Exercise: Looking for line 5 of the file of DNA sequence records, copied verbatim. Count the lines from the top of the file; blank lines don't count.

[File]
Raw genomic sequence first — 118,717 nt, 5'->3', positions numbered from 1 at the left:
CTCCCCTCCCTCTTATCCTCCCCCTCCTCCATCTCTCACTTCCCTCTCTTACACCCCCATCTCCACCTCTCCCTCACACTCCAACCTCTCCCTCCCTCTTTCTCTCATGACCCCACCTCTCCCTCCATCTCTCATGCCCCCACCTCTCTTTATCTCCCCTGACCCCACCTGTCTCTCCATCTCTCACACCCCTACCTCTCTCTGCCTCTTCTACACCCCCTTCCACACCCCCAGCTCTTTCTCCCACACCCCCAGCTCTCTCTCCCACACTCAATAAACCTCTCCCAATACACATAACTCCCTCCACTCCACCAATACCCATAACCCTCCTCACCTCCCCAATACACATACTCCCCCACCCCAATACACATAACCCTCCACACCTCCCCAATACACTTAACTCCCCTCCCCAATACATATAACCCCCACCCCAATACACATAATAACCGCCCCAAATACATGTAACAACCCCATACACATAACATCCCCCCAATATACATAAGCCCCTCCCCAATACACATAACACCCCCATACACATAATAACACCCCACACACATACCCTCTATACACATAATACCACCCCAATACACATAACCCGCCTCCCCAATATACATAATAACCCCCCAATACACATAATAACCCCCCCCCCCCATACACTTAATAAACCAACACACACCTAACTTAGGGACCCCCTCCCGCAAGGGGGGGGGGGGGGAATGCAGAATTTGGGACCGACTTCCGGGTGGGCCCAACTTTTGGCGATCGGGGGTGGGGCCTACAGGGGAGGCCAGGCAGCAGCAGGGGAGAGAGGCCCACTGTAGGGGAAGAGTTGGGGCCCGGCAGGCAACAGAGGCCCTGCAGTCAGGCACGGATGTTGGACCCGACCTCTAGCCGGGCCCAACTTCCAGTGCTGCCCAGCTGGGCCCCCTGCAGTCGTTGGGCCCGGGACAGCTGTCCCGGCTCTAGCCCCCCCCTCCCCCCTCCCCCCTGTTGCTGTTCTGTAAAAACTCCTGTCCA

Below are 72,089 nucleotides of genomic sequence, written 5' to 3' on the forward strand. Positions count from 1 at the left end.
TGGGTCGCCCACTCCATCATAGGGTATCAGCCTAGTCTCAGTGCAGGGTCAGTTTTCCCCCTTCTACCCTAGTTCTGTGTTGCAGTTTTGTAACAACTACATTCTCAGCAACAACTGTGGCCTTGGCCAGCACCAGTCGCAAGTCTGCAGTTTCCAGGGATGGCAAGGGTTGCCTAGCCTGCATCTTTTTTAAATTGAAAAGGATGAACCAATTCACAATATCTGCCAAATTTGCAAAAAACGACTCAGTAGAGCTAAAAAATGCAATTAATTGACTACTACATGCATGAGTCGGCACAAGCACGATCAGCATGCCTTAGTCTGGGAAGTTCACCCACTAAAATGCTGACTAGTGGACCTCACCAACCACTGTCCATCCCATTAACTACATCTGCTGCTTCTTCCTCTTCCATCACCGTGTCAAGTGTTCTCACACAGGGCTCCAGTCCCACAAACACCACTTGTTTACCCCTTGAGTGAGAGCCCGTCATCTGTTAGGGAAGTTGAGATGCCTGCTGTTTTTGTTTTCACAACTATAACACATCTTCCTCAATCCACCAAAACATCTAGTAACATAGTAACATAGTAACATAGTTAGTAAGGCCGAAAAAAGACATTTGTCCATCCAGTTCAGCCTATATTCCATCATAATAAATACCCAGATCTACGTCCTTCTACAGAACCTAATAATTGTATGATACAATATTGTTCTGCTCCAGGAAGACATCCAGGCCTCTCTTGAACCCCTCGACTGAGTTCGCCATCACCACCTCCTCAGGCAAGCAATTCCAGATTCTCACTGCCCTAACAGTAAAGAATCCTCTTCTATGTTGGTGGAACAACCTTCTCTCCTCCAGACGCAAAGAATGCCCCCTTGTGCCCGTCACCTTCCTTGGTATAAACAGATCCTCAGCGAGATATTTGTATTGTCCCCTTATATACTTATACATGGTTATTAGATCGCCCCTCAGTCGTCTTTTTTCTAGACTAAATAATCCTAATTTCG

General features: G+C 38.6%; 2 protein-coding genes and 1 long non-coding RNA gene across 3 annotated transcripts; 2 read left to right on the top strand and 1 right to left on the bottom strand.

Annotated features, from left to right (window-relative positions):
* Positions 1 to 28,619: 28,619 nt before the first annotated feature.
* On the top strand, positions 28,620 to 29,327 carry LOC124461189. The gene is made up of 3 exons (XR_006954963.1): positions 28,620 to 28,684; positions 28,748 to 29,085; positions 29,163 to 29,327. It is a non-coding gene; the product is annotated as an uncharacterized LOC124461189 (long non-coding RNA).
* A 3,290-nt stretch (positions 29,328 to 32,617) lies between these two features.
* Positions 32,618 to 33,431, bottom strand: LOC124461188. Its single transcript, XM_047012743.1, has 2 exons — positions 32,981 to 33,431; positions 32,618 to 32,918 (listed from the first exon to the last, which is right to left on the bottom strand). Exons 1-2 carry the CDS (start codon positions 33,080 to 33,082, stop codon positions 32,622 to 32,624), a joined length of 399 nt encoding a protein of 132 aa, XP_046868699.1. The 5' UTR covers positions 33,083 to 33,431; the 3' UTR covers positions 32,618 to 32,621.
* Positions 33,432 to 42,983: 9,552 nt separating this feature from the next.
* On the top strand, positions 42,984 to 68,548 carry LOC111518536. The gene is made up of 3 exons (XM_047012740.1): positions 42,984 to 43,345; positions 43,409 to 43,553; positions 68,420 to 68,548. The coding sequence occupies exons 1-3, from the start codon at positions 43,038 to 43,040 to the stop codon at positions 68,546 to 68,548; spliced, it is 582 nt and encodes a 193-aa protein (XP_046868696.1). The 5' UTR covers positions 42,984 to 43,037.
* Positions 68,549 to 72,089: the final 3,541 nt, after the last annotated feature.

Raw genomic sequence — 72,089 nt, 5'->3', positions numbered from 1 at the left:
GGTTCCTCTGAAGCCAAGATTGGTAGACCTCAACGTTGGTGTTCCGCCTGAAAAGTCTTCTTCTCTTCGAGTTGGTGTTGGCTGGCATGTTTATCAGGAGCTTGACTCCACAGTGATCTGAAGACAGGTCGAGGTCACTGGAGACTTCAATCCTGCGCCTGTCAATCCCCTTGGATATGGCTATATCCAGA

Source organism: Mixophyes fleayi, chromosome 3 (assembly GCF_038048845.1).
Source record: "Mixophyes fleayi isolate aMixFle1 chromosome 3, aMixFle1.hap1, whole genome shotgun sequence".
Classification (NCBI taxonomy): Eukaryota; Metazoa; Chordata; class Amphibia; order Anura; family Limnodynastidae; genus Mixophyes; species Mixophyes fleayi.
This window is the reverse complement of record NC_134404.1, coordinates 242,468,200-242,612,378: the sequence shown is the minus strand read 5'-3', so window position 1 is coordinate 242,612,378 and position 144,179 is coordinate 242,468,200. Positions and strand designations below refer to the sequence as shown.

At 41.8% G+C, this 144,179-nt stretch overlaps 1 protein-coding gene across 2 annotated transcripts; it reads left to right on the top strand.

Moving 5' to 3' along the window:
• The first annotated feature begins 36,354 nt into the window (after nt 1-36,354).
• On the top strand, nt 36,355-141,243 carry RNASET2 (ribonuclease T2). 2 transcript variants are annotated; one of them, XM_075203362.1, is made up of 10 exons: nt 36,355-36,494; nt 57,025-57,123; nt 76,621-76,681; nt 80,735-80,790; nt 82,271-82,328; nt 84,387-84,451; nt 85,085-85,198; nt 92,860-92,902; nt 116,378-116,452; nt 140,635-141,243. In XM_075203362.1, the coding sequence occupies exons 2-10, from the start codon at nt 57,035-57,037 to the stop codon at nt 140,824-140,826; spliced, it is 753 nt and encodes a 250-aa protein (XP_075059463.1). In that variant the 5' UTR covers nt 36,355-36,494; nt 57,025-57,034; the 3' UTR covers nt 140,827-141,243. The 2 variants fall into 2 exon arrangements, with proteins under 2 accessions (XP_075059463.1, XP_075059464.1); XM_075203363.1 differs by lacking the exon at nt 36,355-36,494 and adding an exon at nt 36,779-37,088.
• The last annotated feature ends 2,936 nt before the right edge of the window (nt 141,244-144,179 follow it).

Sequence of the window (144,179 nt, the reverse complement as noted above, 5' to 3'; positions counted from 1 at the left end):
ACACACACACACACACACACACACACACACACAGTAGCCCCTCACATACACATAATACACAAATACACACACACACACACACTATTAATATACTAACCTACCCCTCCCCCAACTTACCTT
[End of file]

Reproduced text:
General features: G+C 38.6%; 2 protein-coding genes and 1 long non-coding RNA gene across 3 annotated transcripts; 2 read left to right on the top strand and 1 right to left on the bottom strand.